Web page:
Tuesday, December 15, 2009


Last year, having recently moved into our new house, I had a picture perfect idea of how I wanted things decorated for Christmas.

But knowing that children have their own ideas, I came up with a brilliant plan of "their tree" and "my tree".

It was fun having two trees, one blue, one red-ish with all the homemade ornaments, one in the family room, one in the living room.

I could decorate to my hearts content, have my tree all "perfect" and color coordinated and they could cluster too many ornaments on one part of their tree, and I didn't have to worry about it.

Something has happened to me over this past year, though.
I'm not sure how to explain it.

I guess, I am coming to a greater understanding of my own issues with control, the nature of that control, and when it matters to control a situation, and when it does not.

This year, I realized, finally, that the experience with my children and my husband of decorating the house for Christmas is not about the end result.

It is not about whether every light is blinking, whether every ornament is placed in the correct zone of the tree. Or whether everyone's stockings hang in order of birth-when in fact some children are happier if their stocking hangs on the A of the SANTA stocking holders, even if it puts her behind Henry and Nora in birth order.

We only had one rule this year with the tree. And that was to hang anything breakable up higher so that little hands could not get to it. But other than that, we just went for it.

And I have to say, it may have been the most fun ever, for me.
I can't speak for everyone else, but when I let go of the control that I always seem to hold onto so tightly, I thoroughly enjoyed myself and enjoyed my children in the process.

Now, I'm not saying that there will never be another year of two trees, or that have a perfectly symmetrical tree is wrong in any way. I'm just sharing what brought happiness to my family this year.

And for your viewing pleasure, photos of our perfectly, not-so-perfect Christmas decorating 2009.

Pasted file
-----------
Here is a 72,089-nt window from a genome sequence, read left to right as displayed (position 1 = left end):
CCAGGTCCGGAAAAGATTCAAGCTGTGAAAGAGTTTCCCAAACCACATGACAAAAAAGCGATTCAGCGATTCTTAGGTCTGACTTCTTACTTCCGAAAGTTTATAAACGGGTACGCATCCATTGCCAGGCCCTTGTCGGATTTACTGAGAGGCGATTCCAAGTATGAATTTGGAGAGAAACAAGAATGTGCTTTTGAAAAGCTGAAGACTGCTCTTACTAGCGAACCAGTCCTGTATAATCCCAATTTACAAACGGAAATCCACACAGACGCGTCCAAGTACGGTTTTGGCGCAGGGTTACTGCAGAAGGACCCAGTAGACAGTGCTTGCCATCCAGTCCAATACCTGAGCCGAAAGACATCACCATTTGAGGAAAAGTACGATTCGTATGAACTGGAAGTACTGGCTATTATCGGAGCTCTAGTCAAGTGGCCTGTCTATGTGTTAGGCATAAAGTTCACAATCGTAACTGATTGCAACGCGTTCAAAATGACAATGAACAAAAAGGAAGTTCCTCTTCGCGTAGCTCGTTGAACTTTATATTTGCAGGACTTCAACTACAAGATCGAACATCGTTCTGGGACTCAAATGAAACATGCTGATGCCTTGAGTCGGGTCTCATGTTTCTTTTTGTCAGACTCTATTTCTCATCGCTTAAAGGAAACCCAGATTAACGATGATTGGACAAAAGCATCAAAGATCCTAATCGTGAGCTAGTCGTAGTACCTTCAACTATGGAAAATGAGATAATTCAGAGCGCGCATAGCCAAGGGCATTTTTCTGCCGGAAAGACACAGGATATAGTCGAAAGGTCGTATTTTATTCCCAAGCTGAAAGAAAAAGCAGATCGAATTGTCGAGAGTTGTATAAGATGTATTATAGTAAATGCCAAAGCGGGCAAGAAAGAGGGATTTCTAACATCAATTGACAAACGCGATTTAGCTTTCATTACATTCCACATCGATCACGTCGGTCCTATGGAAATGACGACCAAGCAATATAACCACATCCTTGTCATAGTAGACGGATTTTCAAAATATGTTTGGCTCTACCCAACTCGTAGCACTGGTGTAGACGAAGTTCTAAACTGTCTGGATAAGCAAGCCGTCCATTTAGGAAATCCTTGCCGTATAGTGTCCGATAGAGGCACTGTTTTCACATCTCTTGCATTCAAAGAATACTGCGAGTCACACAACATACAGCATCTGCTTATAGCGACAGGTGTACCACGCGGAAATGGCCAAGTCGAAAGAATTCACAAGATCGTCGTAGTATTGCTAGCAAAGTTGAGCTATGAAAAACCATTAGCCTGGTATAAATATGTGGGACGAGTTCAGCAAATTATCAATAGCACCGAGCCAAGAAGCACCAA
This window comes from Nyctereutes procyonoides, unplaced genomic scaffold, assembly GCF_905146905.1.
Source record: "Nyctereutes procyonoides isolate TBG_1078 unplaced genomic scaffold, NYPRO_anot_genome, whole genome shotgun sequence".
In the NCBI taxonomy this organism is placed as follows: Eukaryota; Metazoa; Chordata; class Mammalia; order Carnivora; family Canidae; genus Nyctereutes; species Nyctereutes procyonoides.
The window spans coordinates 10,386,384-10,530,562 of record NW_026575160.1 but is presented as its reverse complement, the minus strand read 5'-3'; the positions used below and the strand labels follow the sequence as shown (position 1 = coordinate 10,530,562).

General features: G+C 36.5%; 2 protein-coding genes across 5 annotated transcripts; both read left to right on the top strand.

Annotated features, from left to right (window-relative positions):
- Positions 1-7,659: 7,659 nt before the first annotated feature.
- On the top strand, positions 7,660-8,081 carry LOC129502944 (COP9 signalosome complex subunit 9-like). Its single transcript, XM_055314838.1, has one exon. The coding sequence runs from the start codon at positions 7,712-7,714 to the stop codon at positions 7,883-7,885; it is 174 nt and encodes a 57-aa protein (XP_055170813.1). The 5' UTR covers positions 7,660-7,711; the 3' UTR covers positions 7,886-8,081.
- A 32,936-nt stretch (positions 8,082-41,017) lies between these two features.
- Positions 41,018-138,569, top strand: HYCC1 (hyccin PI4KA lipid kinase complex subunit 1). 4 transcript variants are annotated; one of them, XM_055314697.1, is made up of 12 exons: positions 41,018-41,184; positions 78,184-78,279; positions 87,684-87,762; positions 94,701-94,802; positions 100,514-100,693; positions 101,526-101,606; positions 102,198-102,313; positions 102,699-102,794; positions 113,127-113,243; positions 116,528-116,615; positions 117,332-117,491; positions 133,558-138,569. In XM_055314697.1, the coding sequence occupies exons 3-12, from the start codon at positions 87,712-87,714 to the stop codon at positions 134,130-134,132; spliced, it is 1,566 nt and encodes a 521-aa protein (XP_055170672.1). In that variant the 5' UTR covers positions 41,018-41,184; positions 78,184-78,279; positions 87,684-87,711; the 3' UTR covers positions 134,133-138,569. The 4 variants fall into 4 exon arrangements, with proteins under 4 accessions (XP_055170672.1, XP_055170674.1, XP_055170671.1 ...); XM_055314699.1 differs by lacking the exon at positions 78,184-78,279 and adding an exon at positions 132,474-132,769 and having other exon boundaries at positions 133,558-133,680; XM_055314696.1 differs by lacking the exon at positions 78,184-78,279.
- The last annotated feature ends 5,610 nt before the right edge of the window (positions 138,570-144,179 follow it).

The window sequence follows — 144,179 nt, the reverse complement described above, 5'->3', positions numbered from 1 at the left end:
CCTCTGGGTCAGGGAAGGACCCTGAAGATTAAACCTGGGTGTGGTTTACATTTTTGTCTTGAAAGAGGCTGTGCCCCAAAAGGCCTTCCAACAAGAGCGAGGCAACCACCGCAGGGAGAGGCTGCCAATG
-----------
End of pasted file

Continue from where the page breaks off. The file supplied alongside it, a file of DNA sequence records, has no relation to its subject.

I love Christmas, I do I do.


  1. Isn't it funny how the easiest lessons are the hardest ones to learn?

    I'm the exact same way.

    Good for you. Your kids will always remember this Christmas.

  2. I have the hardest time with this. I feel like sometimes I don't make it fun enough for them. Proud of you!

  3. We had a similar experience this year. The kids each have their own box of decorations ~ I am fine with them putting those up. And there are certain ornaments in the "general" box that they can do. But I really, REALLY enjoy my own ornaments.

    But this year, my sweet Laurel took the reigns, and she put all of "our" ornaments up while I ran an errand. My first thought was HORROR. And then I stepped back and looked at it, and you know what? She did a GREAT job!

    I have to laugh at what your kiddos are (and aren't) wearing. I LOVE it!!

    and don't you love it when the "ugly" ornaments end up front and center in every picture? I don't know how it happens every year, but it does...

  4. Your house looks great! I had a similar experience this year. I did not even unclump the ornaments for days. It was a nice gift I gave myself- to let go of the control and enjoy the experience. Nice post.

  5. Oh, Amy, we are sisters birthed from another mother. But I think I'm freakishly controlling...when someone ends up in tears (usually me) it's time to step away from the tree and rethink things. Thank you for this - I needed a lesson today.

  6. I think more, I guess shabby or humble looking trees are beautiful because of just what you explained. The Christmas fun has been accessible to the kids and brought family joy! Ours looks very similar except more Charlie Brown-ish! We haven't had enough money to invest in our own decorations, we luckily have hand-me-downs. So, I think that helps me with the not minding.


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